Long Island Power Authority trustees are ready to turn on the lights for the new manager of the electrical system, just as most of them are also getting ready to exit the building.
The outgoing board is expected to award a 12-year operating contract today to PSEG that gives the publicly traded New Jersey utility full operational control and responsibility for providing electricity to 1.1 million customers in Nassau, Suffolk and Far Rockaway starting in January. The action is a procedural step, but a significant one as it ushers in a new era for LIPA, one that Gov. Andrew M. Cuomo promises will be marked by better service, more accountability -- state regulators will have a walk-in office near the Nassau-Suffolk border for complaints -- and downward pressure on costs. Good luck.
To shape this brighter future, however, Cuomo and every other stakeholder must remain intensely focused these next three months on the transition from current operator National Grid to PSEG. Meanwhile, by Dec. 1, the governor and state legislative leaders must select nine new trustees for a board shrunken from 15 members. The new trustees will need the skills and stature to provide the vital oversight. LIPA's overhead power lines can't all be buried, but surely Albany can bury LIPA's legacy of political patronage once and for all.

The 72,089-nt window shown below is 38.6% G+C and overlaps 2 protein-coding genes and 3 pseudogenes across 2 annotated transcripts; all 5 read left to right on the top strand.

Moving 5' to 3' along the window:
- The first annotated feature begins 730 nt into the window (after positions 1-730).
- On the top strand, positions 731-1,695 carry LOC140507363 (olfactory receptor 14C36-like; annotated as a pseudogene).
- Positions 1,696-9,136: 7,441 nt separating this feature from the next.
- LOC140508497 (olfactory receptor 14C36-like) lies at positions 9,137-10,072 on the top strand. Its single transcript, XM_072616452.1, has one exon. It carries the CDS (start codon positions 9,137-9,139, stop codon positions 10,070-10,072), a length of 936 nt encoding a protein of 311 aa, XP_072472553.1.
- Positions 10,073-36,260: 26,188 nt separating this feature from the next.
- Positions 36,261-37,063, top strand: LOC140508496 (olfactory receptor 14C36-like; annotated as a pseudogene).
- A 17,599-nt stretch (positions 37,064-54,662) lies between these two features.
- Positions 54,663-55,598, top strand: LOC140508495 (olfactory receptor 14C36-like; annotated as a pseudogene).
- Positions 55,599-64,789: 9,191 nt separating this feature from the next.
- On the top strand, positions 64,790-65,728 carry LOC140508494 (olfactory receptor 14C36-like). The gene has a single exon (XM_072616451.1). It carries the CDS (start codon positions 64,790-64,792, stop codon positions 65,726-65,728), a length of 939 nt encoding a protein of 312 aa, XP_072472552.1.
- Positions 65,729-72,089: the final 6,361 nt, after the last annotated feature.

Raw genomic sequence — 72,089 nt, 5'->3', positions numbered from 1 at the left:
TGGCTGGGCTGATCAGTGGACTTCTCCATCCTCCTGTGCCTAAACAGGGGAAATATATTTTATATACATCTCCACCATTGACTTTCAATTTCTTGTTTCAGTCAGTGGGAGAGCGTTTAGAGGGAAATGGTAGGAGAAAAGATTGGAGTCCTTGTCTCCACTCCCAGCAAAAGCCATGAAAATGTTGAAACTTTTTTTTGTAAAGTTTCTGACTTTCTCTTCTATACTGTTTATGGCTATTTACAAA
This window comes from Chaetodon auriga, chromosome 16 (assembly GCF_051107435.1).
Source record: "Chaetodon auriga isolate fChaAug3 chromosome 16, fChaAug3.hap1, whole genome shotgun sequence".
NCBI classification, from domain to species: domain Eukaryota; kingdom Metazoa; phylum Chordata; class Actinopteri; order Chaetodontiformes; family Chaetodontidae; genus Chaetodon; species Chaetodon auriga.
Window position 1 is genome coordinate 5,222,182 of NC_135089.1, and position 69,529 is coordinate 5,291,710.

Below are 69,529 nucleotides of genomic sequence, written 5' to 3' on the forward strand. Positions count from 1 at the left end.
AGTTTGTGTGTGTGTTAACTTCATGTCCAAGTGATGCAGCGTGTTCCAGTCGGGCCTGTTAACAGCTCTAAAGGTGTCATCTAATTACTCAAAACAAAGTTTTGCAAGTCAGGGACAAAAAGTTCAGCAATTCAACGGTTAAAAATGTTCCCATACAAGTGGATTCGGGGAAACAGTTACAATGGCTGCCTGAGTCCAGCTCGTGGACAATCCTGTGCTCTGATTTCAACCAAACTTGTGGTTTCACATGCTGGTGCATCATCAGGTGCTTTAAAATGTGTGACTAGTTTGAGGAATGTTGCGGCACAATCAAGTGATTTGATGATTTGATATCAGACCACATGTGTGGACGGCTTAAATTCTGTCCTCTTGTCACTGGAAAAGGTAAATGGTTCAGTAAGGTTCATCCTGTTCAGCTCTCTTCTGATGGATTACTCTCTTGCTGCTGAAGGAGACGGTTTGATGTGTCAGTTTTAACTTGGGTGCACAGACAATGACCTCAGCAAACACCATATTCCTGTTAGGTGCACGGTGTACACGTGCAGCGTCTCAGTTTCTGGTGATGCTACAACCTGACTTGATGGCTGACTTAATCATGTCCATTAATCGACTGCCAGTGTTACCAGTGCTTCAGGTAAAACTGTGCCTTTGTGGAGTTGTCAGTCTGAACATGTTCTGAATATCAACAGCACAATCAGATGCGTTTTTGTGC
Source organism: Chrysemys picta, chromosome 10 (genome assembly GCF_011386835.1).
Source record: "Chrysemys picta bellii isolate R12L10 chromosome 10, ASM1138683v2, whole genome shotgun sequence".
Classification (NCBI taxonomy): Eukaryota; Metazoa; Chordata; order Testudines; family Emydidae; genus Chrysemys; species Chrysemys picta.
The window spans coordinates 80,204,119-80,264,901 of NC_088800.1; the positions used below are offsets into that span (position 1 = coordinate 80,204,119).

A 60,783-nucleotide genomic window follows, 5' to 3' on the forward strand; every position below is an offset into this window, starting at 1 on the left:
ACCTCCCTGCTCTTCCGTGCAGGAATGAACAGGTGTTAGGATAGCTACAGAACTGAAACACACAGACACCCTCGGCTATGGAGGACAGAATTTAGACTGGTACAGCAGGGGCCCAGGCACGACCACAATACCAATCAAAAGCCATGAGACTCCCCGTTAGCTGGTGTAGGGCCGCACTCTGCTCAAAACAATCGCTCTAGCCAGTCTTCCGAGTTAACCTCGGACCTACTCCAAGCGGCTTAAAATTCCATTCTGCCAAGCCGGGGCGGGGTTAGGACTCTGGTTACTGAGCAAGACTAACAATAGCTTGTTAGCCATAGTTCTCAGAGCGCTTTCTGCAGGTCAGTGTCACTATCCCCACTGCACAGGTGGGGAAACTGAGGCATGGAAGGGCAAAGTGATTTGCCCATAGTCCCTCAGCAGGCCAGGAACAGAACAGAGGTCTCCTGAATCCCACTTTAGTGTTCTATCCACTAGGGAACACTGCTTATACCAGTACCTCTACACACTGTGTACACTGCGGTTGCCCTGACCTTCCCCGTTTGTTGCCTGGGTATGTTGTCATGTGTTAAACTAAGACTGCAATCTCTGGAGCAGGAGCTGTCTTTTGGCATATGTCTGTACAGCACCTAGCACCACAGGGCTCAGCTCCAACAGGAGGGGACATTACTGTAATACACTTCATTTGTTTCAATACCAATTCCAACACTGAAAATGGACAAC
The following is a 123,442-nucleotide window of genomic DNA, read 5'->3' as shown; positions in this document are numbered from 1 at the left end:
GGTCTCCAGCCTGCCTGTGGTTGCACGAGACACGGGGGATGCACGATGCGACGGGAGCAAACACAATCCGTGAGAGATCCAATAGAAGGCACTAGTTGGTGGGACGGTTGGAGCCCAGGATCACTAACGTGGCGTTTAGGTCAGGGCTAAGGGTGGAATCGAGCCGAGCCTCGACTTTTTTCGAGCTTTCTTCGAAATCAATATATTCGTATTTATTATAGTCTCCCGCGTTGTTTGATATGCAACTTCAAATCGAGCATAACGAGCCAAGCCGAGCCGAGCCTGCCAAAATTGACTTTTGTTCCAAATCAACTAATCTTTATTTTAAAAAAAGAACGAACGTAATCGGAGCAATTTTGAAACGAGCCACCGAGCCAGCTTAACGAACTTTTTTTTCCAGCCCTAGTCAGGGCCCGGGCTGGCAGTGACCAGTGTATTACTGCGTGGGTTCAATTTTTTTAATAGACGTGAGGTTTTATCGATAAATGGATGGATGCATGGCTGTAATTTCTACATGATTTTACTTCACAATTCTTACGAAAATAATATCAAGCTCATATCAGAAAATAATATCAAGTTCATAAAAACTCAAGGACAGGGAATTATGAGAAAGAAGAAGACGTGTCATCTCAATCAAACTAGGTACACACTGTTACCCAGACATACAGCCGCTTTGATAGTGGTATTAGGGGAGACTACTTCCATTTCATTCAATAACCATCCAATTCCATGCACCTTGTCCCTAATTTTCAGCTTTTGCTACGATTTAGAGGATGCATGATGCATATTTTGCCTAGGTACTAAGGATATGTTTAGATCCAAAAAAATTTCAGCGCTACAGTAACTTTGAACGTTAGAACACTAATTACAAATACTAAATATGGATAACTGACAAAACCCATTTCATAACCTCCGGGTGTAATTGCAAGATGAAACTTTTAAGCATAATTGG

After Tropical Storm Irene in 2011, the LIPA board decided to get rid of National Grid, choosing PSEG as the system operator. But the board created a convoluted management structure that allowed LIPA executives to call the shots, while letting them hide behind an opaque construct called Servco. It was doomed to fail.
The post-Sandy uproar over LIPA's performance in 2012, however, finally convinced the Island's legislative delegation that bigger changes were needed. The LIPA Reform Act signed in June stopped well short of privatization, but nonetheless significantly cut down the operational influence of LIPA. PSEG will not only have responsibility, but greater flexibility, in areas including storm preparation, system maintenance, grid upgrades, fuel purchasing, capital expenditure and budget preparation.
The new LIPA is being assembled according to directions from Albany. Let's hope it can power up.